Inserting in the middle of a span requires that the span be split into two separate pieces - which represent the data before and after the insertion point. A third span is linked in-between these two new pieces which will represent the actual inserted data. As expected the inserted data is appended to the 'modify buffer' which leaves the original file-buffer untouched.

Although we have conceptually split a span in half in order to represent an 'insertion', in reality we do not do this. If you study the piece-chain you can see that the span representing the word 'Quick' has been removed from the sequence, to be replaced with three new spans. However rather than deleting this span we instead preserve it, by holding it inside a span-range object. This span-range is then pushed onto our 'undo stack' in order to represent the range of spans that were modified by the insertion.

This strategy of span preservation is key in this implementation of a persistant data structure. Notice that after the insertion has taken place, no spans in the piece-chain reference the "Quick" span anymore. However "Quick" still maintains it's own links back into the main list. This is a very important detail, because when it comes to restoring the sequence (undoing this last action) we need to know where-abouts in the list the spans on the undo-stack should be re-inserted.

Shown below is the basic outline for how data is inserted for this first scenario, taken from the sequence::insert function:

// initialize a new 'undo'. It will be pushed onto the undo-stack.
span_range *oldspans = init_undo(index, length, action_insert);
span_range  newspans;

// preserve the span that we are inserting into
oldspans->append(sptr);

// new spans for before and after the insertion point
newspans.append(new span(sptr->offset, insoffset, sptr->buffer));
newspans.append(new span(modbuf_offset, length, modifybuffer_id));
newspans.append(new span(sptr->offset+insoffset, sptr->length-insoffset, sptr->buffer));

// insert the new pieces into the sequence!!
swap_spanrange(oldspans, &newspans);
sequence_length += length;

All sequence-modifications in Neatpad follow the same basic pattern:

  1. Spans to be removed from the sequence are stored inside an "oldspans" span-range.
  2. Spans to be introduced into the sequence are stored inside a "newspans" span-range.
  3. The "oldspans" are pushed onto the undo-stack.
  4. The two span-ranges are then swapped around.

Inserting at a span boundary is the next scenario to consider. In this example the two-letter string "yy" will be inserted at sequence-position "6" again, which now falls between "Qui" and the "xxxx" span we inserted previously.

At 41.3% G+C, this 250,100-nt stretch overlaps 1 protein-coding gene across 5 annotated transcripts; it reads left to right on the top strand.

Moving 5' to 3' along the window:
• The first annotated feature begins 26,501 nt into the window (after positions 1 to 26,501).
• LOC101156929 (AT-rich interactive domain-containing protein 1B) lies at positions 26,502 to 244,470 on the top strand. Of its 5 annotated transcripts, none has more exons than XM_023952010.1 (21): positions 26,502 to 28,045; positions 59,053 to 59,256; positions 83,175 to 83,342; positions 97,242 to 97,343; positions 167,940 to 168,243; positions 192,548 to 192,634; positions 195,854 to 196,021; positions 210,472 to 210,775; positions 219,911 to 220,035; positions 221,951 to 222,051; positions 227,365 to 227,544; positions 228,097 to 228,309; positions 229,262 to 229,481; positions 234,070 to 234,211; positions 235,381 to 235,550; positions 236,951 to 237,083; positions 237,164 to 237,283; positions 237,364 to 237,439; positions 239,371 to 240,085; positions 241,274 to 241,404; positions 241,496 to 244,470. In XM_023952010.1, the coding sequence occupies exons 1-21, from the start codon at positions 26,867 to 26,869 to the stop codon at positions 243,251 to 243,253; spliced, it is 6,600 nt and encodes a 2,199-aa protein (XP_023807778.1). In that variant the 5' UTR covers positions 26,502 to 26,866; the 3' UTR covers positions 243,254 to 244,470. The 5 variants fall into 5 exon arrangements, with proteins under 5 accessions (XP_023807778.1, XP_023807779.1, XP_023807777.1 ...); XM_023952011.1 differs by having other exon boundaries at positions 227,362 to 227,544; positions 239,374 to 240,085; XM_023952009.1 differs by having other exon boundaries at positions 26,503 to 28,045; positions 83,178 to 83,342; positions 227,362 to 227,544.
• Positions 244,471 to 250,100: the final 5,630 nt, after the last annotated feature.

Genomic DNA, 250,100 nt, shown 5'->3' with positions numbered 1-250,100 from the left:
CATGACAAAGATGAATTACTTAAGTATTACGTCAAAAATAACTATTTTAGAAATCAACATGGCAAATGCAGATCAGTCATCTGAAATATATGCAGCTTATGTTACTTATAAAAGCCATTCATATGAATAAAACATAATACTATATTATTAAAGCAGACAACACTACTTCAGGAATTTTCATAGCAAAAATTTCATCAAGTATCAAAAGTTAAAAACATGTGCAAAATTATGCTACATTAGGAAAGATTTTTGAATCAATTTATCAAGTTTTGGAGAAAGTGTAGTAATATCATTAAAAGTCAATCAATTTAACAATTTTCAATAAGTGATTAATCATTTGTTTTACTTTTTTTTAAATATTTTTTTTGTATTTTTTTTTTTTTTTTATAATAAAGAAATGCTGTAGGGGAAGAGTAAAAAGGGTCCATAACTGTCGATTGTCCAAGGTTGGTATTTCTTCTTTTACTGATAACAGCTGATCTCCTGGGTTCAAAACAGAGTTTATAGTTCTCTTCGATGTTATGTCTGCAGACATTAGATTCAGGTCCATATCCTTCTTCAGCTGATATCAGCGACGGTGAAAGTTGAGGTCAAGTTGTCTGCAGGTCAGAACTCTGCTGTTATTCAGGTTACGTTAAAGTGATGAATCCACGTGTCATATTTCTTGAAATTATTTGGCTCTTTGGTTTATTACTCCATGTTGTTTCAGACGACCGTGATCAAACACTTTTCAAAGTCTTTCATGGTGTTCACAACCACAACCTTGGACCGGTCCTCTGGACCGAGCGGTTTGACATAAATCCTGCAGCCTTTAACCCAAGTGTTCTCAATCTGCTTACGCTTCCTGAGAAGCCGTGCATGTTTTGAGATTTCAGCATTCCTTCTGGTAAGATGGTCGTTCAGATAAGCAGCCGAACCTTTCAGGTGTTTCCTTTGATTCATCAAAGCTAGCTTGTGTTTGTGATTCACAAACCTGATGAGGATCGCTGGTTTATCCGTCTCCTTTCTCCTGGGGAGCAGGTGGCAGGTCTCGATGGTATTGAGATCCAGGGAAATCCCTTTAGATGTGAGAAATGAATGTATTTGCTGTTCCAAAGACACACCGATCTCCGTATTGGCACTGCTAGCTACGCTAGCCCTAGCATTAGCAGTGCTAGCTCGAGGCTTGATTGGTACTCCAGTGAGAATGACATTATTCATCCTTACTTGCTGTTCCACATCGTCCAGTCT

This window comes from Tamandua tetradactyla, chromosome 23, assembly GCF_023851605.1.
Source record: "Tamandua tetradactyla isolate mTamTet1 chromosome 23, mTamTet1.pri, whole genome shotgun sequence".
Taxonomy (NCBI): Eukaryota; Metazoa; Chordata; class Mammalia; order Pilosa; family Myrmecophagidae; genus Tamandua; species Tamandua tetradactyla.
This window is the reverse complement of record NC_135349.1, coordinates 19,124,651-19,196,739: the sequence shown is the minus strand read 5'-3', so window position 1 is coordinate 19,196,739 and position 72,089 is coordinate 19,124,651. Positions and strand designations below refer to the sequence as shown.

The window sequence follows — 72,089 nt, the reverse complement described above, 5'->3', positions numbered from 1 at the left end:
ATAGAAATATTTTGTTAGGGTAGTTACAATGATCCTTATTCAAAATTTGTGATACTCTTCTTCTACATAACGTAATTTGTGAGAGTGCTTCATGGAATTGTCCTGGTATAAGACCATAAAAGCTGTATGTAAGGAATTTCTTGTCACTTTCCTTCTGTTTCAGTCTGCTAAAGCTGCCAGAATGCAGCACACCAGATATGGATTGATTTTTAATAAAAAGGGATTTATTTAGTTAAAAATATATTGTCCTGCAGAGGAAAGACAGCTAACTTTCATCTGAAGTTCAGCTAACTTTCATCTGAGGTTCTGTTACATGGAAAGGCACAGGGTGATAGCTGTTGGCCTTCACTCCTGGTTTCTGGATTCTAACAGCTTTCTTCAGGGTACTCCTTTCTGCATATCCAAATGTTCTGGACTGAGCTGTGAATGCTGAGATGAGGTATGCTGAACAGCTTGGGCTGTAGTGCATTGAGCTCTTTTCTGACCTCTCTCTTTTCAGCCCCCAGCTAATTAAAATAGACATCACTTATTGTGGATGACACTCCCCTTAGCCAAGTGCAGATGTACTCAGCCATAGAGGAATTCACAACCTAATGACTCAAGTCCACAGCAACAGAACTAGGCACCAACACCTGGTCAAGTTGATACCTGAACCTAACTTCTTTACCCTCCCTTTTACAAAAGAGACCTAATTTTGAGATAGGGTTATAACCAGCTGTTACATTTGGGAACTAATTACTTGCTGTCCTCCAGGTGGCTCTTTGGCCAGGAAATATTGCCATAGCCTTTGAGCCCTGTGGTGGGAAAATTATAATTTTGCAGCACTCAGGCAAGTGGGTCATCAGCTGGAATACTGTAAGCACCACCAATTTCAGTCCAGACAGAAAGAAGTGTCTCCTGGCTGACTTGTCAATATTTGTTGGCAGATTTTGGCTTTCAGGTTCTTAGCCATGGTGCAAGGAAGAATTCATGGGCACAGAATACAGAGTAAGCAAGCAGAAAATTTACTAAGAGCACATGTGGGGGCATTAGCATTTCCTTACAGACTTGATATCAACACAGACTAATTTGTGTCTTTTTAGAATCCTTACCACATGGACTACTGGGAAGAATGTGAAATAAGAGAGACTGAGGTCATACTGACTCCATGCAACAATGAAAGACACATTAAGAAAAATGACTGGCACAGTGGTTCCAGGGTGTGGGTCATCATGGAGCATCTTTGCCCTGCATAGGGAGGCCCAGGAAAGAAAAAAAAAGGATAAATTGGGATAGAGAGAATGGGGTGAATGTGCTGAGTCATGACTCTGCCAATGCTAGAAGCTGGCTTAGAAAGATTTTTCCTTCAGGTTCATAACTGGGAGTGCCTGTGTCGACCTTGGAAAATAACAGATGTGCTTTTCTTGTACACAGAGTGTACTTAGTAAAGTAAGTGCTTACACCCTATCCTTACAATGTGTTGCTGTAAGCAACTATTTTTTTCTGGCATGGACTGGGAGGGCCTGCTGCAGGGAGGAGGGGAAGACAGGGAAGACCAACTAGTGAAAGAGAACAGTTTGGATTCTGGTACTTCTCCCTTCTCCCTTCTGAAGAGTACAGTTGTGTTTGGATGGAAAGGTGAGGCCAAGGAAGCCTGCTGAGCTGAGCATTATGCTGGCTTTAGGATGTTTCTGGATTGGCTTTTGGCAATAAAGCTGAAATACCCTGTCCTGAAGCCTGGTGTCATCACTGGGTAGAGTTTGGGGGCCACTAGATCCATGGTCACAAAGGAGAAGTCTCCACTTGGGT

This time a single span is inserted into the list, in-between the "Qui" and "xxxx" nodes. The undo-event which represents this action is a span-range holding the spans either side of the insertion-boundary. This 'span boundary' is distinguised by the '*' symbol. Notice how these spans again maintain their links back into the linked-list.

Another important detail to notice is how the undo-stack has grown with the new span-range pushed onto it. Hopefully you can see how multi-level undo would be implemented: Each time we edit the sequence we push another span-range onto the undo-stack. Each entry in this stack represents the range of spans affected by that particular edit operation. Every time we perform an "undo" a span-range is "popped" from the undo-stack and re-inserted back into the main linked-list. The spans that it replaces are removed, but still preserve their own links back into the list. Each span-range that is removed during an undo is pushed onto a redo stack.

The code for span-boundary-insertion is much simpler because only one span is inserted this time:

// initialize a new 'undo' 
span_range *oldspans = init_undo(index, length, action_insert);
span_range  newspans;

// this is a 'boundary insertion' 
oldspans->spanboundary(sptr->prev, sptr);

// single span for the inserted data
newspans.append(new span(modbuf_offset, length, modifybuffer_id));

// insert the new span into the sequence in place of the old ones
swap_spanrange(oldspans, &newspans);
sequence_length += length;

The code follows the same pattern as before: define the 'oldspans', collect together the 'newspans' and then swap them around. The only difference this time is how the 'oldspans' are defined. No spans were modified in the boundary-insertion case so the span-range represents a span-boundary by pointing to the spans either side of the boundary we inserted at.

Erasing Data

Erasing data from the sequence is rather more complicated. In fact, it is a lot more complicated. The problem is that deletions can potentially encompass several spans, and can start and stop mid-span as well. Here are the scenarios that must be catered for:

  • Erase starts at a span boundary.
  • Erase starts mid-way through a span (in which case the span must be split).
  • Erase stops at a span-node boundary.
  • Erase stops mid-way through a span (again the span should be split).

We must also consider the case where a deletion can encompass several spans. All four scenarios above must be taken into account in this case. There is also the case were a deletion is contained entirely within a single span. Again, boundary or mid-span conditions must be taken into account.